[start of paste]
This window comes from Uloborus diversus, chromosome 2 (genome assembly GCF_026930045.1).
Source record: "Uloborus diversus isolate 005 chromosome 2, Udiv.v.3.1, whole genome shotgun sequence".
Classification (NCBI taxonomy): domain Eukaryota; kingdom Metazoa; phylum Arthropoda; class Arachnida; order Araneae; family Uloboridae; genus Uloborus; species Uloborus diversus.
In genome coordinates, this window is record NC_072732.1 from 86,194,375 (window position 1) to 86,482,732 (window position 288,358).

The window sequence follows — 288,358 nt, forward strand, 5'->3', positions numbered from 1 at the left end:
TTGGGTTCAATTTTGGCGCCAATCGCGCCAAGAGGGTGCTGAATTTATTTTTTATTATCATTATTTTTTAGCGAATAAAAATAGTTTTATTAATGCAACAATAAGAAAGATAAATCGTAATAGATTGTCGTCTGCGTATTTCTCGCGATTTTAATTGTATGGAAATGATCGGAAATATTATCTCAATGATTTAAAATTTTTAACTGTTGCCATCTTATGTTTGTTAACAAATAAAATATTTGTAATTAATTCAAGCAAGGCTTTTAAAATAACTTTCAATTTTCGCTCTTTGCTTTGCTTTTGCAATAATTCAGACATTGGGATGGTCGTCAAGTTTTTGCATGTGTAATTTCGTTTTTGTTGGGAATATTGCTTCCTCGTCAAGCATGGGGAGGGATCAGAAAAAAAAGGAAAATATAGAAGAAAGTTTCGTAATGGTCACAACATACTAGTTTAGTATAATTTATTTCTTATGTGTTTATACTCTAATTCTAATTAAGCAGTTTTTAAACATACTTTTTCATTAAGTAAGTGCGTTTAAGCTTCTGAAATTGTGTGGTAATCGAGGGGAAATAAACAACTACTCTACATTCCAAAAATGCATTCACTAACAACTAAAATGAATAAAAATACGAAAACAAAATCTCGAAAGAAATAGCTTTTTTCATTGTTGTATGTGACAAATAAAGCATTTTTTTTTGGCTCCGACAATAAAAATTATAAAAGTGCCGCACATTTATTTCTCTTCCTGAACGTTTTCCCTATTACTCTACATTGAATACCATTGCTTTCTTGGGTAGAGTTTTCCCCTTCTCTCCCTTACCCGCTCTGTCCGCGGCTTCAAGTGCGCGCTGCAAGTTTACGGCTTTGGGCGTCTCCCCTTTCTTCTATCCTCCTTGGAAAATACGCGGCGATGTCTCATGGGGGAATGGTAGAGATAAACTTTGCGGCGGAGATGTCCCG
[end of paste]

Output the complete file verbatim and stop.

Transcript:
This window comes from Uloborus diversus, chromosome 2 (genome assembly GCF_026930045.1).
Source record: "Uloborus diversus isolate 005 chromosome 2, Udiv.v.3.1, whole genome shotgun sequence".
Classification (NCBI taxonomy): domain Eukaryota; kingdom Metazoa; phylum Arthropoda; class Arachnida; order Araneae; family Uloboridae; genus Uloborus; species Uloborus diversus.
In genome coordinates, this window is record NC_072732.1 from 86,194,375 (window position 1) to 86,482,732 (window position 288,358).

The window sequence follows — 288,358 nt, forward strand, 5'->3', positions numbered from 1 at the left end:
TTGGGTTCAATTTTGGCGCCAATCGCGCCAAGAGGGTGCTGAATTTATTTTTTATTATCATTATTTTTTAGCGAATAAAAATAGTTTTATTAATGCAACAATAAGAAAGATAAATCGTAATAGATTGTCGTCTGCGTATTTCTCGCGATTTTAATTGTATGGAAATGATCGGAAATATTATCTCAATGATTTAAAATTTTTAACTGTTGCCATCTTATGTTTGTTAACAAATAAAATATTTGTAATTAATTCAAGCAAGGCTTTTAAAATAACTTTCAATTTTCGCTCTTTGCTTTGCTTTTGCAATAATTCAGACATTGGGATGGTCGTCAAGTTTTTGCATGTGTAATTTCGTTTTTGTTGGGAATATTGCTTCCTCGTCAAGCATGGGGAGGGATCAGAAAAAAAAGGAAAATATAGAAGAAAGTTTCGTAATGGTCACAACATACTAGTTTAGTATAATTTATTTCTTATGTGTTTATACTCTAATTCTAATTAAGCAGTTTTTAAACATACTTTTTCATTAAGTAAGTGCGTTTAAGCTTCTGAAATTGTGTGGTAATCGAGGGGAAATAAACAACTACTCTACATTCCAAAAATGCATTCACTAACAACTAAAATGAATAAAAATACGAAAACAAAATCTCGAAAGAAATAGCTTTTTTCATTGTTGTATGTGACAAATAAAGCATTTTTTTTTGGCTCCGACAATAAAAATTATAAAAGTGCCGCACATTTATTTCTCTTCCTGAACGTTTTCCCTATTACTCTACATTGAATACCATTGCTTTCTTGGGTAGAGTTTTCCCCTTCTCTCCCTTACCCGCTCTGTCCGCGGCTTCAAGTGCGCGCTGCAAGTTTACGGCTTTGGGCGTCTCCCCTTTCTTCTATCCTCCTTGGAAAATACGCGGCGATGTCTCATGGGGGAATGGTAGAGATAAACTTTGCGGCGGAGATGTCCCG